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Discussion Starter · #1 ·
Hey everyone,

I've got only 1300 miles on my first bike - a 2008 Scrambler - so bear with my mechanical ineptitude...

After about 4 or 5 days of not riding, she wouldn't start for me yesterday morning. I could get it to turn over just fine, but the engine wasn't firing up. The dealer suggested I pull the spark plugs.

Both plugs were wet upon removal and they seemed to smell like gas. But after drying them and connecting them to the spark plug wire, I could see both were sparking just fine. I placed them back on the bike, started her up, and again, she wouldn't fire up.

I pulled the plugs again, and this time, the right one was completely dry while the left (kick-stand side) was as wet as before.

I decided to let it sit overnight, but nothing has changed. The left plug is still bathing in what I think is gas.

Any ideas on how this could have happened and, more importantly, how to fix it? I'd rather not tow it into the dealership if there's something relatively simple I can do to "unflood"(?) the cylinder.

Thanks, guys - any advice is appreciated.

Paul
 

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First thing I'd try is fully charging the battery. Put it on the Battery Tender overnight, or however long it takes until the light turns green. If you don't have a Battery Tender, buy one, you should have it anyway for the non-riding months.

The sense I get from reading other posts--this hasn't happened to me--is that the electronic ignition systems are voltage-sensitive.

While the battery charges, check all the connections you can find, especially the battery connections, igniter connections under the seat, and the coil connections. You'll have to remove the tank to get at the coil, but that's easy; prepare a place to set it down--blanket or clean cardboard--before you remove it.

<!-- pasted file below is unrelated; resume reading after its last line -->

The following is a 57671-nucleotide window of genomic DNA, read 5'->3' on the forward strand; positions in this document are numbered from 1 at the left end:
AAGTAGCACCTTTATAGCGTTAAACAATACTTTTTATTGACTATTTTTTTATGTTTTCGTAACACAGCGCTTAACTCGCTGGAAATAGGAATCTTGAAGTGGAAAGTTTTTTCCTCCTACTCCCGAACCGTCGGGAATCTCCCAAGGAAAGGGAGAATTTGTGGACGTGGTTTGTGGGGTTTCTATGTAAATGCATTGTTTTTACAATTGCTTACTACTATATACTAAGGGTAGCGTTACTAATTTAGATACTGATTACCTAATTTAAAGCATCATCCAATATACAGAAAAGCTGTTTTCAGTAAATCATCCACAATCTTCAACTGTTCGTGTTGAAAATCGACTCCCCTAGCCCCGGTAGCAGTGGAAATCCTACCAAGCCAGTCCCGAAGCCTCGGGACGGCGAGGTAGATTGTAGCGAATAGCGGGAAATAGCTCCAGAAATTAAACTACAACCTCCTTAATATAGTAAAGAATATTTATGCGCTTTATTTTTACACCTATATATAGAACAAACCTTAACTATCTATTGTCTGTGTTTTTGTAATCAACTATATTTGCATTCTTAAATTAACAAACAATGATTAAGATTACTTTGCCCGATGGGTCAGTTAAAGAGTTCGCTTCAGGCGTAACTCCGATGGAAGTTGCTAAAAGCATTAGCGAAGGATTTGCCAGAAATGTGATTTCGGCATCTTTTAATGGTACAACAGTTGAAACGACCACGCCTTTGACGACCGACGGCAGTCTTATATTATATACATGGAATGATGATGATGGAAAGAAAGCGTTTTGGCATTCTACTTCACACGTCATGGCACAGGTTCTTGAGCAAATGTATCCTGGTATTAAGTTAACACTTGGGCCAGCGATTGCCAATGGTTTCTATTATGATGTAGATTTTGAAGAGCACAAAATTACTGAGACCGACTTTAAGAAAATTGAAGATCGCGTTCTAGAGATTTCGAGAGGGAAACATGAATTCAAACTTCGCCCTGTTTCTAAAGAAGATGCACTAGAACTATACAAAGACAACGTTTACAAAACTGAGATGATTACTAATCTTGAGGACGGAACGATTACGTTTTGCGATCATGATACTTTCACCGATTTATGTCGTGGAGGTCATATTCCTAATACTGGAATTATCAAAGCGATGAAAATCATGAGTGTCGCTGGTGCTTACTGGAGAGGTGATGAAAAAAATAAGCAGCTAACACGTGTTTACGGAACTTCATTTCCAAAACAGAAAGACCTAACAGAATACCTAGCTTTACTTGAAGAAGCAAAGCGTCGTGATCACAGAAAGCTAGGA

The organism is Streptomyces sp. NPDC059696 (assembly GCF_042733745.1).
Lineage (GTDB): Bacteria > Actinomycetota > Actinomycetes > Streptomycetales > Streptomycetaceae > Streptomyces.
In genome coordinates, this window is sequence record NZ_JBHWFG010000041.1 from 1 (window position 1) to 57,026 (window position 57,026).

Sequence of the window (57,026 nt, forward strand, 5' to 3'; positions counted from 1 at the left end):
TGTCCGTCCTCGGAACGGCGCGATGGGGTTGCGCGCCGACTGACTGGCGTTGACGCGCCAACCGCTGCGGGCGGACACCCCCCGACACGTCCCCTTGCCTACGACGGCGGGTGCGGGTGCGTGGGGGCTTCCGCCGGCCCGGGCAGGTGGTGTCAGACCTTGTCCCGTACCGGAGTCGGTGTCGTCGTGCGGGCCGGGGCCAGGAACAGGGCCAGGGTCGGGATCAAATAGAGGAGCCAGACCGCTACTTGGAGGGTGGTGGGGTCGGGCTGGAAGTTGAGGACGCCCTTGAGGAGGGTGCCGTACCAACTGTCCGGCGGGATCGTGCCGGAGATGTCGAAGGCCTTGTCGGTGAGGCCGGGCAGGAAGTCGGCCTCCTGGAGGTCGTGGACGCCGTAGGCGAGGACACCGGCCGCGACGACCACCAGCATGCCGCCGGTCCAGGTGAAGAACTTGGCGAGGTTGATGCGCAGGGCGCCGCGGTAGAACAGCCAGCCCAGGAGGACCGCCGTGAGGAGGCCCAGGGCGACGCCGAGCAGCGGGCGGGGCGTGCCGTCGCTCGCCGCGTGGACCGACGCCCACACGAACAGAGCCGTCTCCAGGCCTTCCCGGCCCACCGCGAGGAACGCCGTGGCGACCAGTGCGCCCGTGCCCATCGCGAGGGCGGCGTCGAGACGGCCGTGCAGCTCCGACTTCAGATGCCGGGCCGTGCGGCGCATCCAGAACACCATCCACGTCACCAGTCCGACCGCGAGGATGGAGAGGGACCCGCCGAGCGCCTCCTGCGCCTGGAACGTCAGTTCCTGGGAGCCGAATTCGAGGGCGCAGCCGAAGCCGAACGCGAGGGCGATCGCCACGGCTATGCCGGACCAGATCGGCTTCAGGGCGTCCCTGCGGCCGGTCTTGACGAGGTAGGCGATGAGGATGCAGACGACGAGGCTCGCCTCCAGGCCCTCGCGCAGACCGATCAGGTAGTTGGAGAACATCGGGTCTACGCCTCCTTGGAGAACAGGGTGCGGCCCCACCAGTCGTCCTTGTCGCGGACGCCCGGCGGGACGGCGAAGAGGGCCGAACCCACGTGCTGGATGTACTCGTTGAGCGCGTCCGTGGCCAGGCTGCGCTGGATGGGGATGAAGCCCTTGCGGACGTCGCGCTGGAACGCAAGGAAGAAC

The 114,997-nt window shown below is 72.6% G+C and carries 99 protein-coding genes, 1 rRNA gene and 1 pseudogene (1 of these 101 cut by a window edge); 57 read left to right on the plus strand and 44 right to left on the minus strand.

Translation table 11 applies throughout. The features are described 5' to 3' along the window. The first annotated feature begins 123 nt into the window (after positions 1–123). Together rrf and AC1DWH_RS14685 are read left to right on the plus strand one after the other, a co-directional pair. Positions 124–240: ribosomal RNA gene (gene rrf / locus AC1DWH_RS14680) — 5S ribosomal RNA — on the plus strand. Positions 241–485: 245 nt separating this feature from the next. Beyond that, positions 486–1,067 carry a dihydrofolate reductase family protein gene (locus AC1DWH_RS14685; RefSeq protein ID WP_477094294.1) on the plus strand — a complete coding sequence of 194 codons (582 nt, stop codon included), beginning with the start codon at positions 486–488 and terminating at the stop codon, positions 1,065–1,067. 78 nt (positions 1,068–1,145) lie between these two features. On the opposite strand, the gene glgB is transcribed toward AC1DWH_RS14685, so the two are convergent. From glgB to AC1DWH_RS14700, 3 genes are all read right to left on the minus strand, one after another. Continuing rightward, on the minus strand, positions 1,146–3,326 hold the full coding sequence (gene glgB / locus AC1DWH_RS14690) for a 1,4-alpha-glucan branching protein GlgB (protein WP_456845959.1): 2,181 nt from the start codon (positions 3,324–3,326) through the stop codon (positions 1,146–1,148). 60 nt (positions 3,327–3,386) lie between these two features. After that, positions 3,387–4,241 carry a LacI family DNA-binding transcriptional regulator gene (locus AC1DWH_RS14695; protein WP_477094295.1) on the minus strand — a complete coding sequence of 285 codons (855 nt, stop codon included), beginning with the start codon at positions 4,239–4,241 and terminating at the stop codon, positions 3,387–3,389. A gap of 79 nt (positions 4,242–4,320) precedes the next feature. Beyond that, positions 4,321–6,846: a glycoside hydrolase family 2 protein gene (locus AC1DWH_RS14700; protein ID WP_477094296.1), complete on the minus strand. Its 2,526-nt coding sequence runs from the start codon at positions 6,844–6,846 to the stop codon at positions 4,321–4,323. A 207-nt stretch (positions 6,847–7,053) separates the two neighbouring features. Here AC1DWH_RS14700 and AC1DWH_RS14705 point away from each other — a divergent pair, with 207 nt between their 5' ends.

If that doesn't help, it's time for the trip to the dealer. You could have a bad coil, bad igniter, bad or mis-adjusted pickup coil. Or something else.
 

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Is it a carb bike, or EFI? If carbs maybe stuck float? Did you do any mods to the bike lately (like rejet)? Do you still have air box? if so is the filter wet with gas?
 

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Discussion Starter · #4 ·
Thanks for the suggestions...

It's a carb bike. And the only engine mod I've done is removing the air injection about 150 miles ago. It ran perfectly until the other day when it didn't start, so I'm guessing that isn't the problem.

I'm not with the bike, but I'll check for a gas-soaked air filter this evening.

What's a "stuck float" and how would I check for this?
 

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This could have happened when you had it parked and you left the pet cock on. This is common, check your air box for gas and your oil. If you have gas in your oil, give it an oil change. If your filter is wet, sun dry , wipe your plugs dry again. Every time you park your bike turn your gas off. The reason I know is this happened to me about 10 years ago.
 

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you are not opening the throttle while starting it are you?these bikes will flood easy if you are.allso allways cut the fuel valve off when you cut the bike off.pull the plugs dry them out.If you have a air compressor blow air in spark plug holes to get all the gas out the bores .Leave the fuel valve off .try and start it with no choke first .If it wont start pull the choke and see if it fires.Allso check and make sure the air filter is clean and dry.If it fires up turn fuel valve on run it long enough to clear it out good.
 

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Discussion Starter · #8 ·
THanks for all the advice, guys.

mikeinva: I may have goosed the throttle some when trying to start it. I may have also left the choke on too long. And between short recesses in riding, I almost never turn off the fuel valve. Never had a problem before, so I'm not sure if it was excessive. I'll definitely be mindful in the future.